You never know who you might bump into at a bar in Somers Point. The woman next to you just might be Playboy's Miss March 2009.
Of course, it wouldn't be too much of a surprise - she is a native, after all.
"From Gregory's to Caroline's to the Anchorage," Jennifer Pershing, 28, listed her hometown drinking establishments, "pretty much any time I walk into one, I see somebody I know."
The former Jennifer Ackley, a 1998 graduate of Mainland Regional High School, returned to the area this weekend for an appearance at the Trump Taj Mahal Casino Resort - or, as this week's At The Shore puts it, locals and visitors had the chance to "Party with a Playmate."
The trip to Atlantic City certainly was a convenient one for her - nearly all of her family lives in Somers Point or in nearby towns.
"I lived by Gregory's and Charlie's," Pershing said of her childhood. "I definitely used to walk all over. I'd walk by the bay and hang out there. I went to the New York Avenue School, and I'd hang out at the playground in the summer."
Mainland High, meanwhile, seems a bit different from the perspective of someone who now lives in California.
"It was a lot more normal than schools in L.A.," Pershing said via phone from her new hometown. "Everyone's got crazy, spiky hair here. Mainland was a little more straitlaced. I'm glad I went there."
"I'm glad it's over," she added with a laugh, "but I loved it."
Pershing moved to Los Angeles with her husband, Steven Pershing, a filmmaker and Egg Harbor Township native. The two of them have one of the best "meet-cute" stories ever, she said.
"We met while working at the Showboat entertainment department," she said, recalling her old job at the Atlantic City casino. "When we met, he was known as a 'Big Head' character. He was a big cat, and I would wear what I guess you would call a 'sexy clown' outfit. I would help him walk down the hallway so he didn't bump into things and the kids didn't beat him up."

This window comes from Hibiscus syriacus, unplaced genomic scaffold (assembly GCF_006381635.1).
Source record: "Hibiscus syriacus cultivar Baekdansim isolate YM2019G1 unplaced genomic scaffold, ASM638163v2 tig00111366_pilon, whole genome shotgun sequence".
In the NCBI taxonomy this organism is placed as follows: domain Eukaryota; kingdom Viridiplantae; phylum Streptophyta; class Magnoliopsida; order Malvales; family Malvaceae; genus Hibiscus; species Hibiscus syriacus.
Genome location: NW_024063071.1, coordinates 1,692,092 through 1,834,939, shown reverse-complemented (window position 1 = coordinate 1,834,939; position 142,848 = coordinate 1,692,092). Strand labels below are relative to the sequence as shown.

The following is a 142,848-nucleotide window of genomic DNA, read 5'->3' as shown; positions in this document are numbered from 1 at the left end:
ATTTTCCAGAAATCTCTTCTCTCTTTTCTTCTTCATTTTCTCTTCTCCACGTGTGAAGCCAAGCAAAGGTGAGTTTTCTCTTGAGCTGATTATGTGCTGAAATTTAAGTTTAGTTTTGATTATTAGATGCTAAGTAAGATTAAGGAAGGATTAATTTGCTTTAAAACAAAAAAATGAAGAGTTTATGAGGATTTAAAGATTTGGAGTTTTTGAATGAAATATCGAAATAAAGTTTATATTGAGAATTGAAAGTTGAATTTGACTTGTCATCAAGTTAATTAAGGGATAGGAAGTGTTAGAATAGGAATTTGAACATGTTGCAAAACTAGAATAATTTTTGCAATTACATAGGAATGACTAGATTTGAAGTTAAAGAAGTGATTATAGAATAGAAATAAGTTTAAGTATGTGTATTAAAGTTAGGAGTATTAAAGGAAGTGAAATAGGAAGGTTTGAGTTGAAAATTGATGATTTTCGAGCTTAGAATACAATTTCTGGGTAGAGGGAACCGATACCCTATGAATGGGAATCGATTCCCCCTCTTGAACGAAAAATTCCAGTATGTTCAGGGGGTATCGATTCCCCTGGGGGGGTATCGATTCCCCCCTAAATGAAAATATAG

"It was," she said, "an interesting job to meet someone."
So how was she discovered by the Playboy people?
"I was in the right place at the right time," Pershing said. "I was actually at a club in Hollywood called the Key Club. I was seeing a band called Steel Panther - I must have seen them every Monday for a year and a half, they're this '80s cover band wearing spandex and makeup - and I used to get up and dance. Someone working at the (Playboy) Mansion saw me."
Just like that, she was on her way to becoming a centerfold.
"It was really crazy," Pershing said. "It took me two weeks to let it sink in that it was actually happening."
Playboy centerfold shoots take place six months to a year in advance of the issue hitting the stands, she said - making it all the more jarring when months of waiting would suddenly transform into a "whirlwind of traveling and touring."
So tiring was the rollout of her Miss March pictorial that she never had the chance to see a recent movie about a Playboy Playmate - a movie that happened to be called "Miss March."
"Everybody asks me that," she said, "but I never got to see it. I was always traveling, and when I wasn't I was home sleeping."
What was the part of being a Playmate that would surprise most people?
"Just how respectful people are when they meet you," Pershing said. "One thing that worried me was that people would say rude things, but everyone I've met has been amazing and has said nice things. I'd expected worse, but Playboy is a classy magazine."
One of the things she wants to do now that her life "has calmed down a bit," she said, is to raise awareness of autism. She wants to help out the cause by making appearances as a Playmate and doing charity work, adding she would love to connect with former Playmate and autism advocate Jenny McCarthy.
In the wake of being Miss March, "I'm just rolling with it," she said. She has signed a two-year contract with Playboy and will continue to make appearances like the one at the Taj Saturday night. She was scheduled to do an issue-signing at the Ego Bar and Lounge and host the evening's entertainment at the Casbah nightclub.
As for her future plans, "I'm still working full-time out here (in Los Angeles)," she said. "I'm making the transition into modeling. It's a scary venture, breaking into a full-time job in the entertainment industry, but now is the window of opportunity."
In the end, however, she has not lost sight of her roots in Somers Point - and technology certainly helps in that regard.
"I'm in contact with a lot of people on Facebook," Pershing said, referring to people she knew growing up. "It's funny how a small town stays so close-knit."
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